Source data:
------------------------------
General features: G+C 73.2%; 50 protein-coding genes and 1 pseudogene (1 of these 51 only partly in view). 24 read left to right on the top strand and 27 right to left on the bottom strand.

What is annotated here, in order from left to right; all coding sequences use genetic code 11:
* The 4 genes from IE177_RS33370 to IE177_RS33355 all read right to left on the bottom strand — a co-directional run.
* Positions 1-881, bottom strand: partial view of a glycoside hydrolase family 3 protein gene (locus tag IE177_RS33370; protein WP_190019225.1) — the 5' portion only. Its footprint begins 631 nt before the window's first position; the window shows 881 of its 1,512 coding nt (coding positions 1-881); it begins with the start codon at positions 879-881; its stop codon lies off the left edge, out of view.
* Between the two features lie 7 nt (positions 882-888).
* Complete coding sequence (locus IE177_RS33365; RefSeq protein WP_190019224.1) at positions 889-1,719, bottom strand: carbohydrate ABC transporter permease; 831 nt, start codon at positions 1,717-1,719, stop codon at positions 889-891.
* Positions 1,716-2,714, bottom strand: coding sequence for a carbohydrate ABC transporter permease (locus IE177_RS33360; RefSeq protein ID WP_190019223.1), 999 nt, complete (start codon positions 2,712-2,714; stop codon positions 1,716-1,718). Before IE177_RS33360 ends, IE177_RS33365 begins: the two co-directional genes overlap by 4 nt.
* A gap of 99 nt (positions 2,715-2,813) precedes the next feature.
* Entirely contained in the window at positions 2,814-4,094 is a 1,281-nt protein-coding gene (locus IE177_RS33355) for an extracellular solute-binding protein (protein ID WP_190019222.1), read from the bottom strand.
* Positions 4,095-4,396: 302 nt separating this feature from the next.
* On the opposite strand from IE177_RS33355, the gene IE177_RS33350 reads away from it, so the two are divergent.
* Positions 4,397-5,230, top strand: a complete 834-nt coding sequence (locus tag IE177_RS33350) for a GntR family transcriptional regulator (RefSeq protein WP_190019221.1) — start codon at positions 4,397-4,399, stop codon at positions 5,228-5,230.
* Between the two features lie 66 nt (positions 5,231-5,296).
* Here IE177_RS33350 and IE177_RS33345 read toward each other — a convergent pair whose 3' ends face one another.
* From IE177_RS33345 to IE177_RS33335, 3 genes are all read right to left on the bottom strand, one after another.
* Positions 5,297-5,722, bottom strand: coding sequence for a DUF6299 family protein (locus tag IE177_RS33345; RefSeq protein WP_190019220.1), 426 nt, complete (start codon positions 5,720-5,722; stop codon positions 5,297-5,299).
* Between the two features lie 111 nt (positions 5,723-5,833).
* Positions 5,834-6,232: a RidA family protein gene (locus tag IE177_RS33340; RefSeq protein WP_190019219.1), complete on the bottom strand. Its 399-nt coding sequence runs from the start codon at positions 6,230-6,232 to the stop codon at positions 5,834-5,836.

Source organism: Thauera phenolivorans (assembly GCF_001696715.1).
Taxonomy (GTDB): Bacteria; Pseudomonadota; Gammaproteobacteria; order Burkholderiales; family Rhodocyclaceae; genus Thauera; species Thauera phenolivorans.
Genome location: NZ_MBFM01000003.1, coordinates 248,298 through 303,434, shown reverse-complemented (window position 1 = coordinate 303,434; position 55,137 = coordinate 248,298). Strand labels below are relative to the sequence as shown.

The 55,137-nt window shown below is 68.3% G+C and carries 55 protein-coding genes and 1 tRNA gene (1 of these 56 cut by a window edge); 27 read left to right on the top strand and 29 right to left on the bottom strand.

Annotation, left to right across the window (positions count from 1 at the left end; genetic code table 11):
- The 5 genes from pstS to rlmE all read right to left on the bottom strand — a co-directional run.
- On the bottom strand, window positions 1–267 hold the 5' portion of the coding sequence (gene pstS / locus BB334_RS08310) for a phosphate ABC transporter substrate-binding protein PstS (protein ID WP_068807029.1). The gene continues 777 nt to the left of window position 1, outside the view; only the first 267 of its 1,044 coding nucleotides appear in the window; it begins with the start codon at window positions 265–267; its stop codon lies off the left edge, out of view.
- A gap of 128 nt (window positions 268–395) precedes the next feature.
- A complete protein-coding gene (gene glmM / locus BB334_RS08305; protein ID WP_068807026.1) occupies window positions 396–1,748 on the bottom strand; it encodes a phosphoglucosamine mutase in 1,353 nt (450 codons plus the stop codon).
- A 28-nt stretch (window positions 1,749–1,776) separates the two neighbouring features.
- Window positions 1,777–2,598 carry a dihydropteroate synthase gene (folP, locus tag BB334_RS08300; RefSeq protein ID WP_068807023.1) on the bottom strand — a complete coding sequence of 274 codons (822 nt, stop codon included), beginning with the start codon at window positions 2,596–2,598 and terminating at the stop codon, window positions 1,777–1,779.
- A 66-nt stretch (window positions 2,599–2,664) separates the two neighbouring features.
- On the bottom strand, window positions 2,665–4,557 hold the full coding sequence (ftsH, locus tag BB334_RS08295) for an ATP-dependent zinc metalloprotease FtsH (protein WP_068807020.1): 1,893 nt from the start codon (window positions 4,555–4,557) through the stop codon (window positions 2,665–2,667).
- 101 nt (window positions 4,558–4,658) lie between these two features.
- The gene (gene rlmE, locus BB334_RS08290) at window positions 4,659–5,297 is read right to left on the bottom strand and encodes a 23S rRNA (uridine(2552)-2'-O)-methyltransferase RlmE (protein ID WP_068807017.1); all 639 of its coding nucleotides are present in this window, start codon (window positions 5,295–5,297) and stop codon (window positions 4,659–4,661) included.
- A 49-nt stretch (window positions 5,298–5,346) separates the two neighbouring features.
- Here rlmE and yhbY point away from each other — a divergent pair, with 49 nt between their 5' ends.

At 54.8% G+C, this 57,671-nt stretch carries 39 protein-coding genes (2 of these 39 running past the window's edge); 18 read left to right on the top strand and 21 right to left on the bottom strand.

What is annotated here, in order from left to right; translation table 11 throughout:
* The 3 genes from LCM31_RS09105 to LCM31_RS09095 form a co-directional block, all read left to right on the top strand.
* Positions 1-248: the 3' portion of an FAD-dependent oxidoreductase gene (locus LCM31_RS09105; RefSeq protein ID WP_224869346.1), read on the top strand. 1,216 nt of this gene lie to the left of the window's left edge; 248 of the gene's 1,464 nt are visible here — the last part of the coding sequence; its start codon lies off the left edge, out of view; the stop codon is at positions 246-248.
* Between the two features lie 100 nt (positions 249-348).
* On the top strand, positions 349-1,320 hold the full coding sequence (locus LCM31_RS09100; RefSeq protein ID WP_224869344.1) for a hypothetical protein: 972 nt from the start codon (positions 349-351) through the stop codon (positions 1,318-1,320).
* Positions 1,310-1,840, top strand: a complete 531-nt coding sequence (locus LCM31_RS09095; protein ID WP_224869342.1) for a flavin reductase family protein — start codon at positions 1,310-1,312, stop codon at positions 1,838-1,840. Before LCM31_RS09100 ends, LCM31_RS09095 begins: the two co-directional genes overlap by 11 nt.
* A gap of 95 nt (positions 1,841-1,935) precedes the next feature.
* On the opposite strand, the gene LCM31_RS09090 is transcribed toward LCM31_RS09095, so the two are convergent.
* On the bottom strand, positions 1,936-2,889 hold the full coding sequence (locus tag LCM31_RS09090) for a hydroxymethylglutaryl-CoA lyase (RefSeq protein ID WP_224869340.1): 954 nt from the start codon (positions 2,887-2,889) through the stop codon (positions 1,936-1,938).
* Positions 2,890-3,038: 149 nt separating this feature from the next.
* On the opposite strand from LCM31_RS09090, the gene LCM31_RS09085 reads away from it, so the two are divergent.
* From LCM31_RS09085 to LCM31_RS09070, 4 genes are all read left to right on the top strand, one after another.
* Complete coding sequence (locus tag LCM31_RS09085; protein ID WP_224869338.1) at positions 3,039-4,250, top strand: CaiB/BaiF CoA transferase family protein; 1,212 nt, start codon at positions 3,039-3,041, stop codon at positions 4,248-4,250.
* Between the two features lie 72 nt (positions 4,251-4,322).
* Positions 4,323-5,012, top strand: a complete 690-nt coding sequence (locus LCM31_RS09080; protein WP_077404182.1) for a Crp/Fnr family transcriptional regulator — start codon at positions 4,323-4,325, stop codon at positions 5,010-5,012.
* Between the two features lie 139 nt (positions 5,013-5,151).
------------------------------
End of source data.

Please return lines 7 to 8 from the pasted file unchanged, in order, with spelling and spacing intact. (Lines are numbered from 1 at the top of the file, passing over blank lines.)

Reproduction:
* Positions 1,716-2,714, bottom strand: coding sequence for a carbohydrate ABC transporter permease (locus IE177_RS33360; RefSeq protein ID WP_190019223.1), 999 nt, complete (start codon positions 2,712-2,714; stop codon positions 1,716-1,718). Before IE177_RS33360 ends, IE177_RS33365 begins: the two co-directional genes overlap by 4 nt.
* A gap of 99 nt (positions 2,715-2,813) precedes the next feature.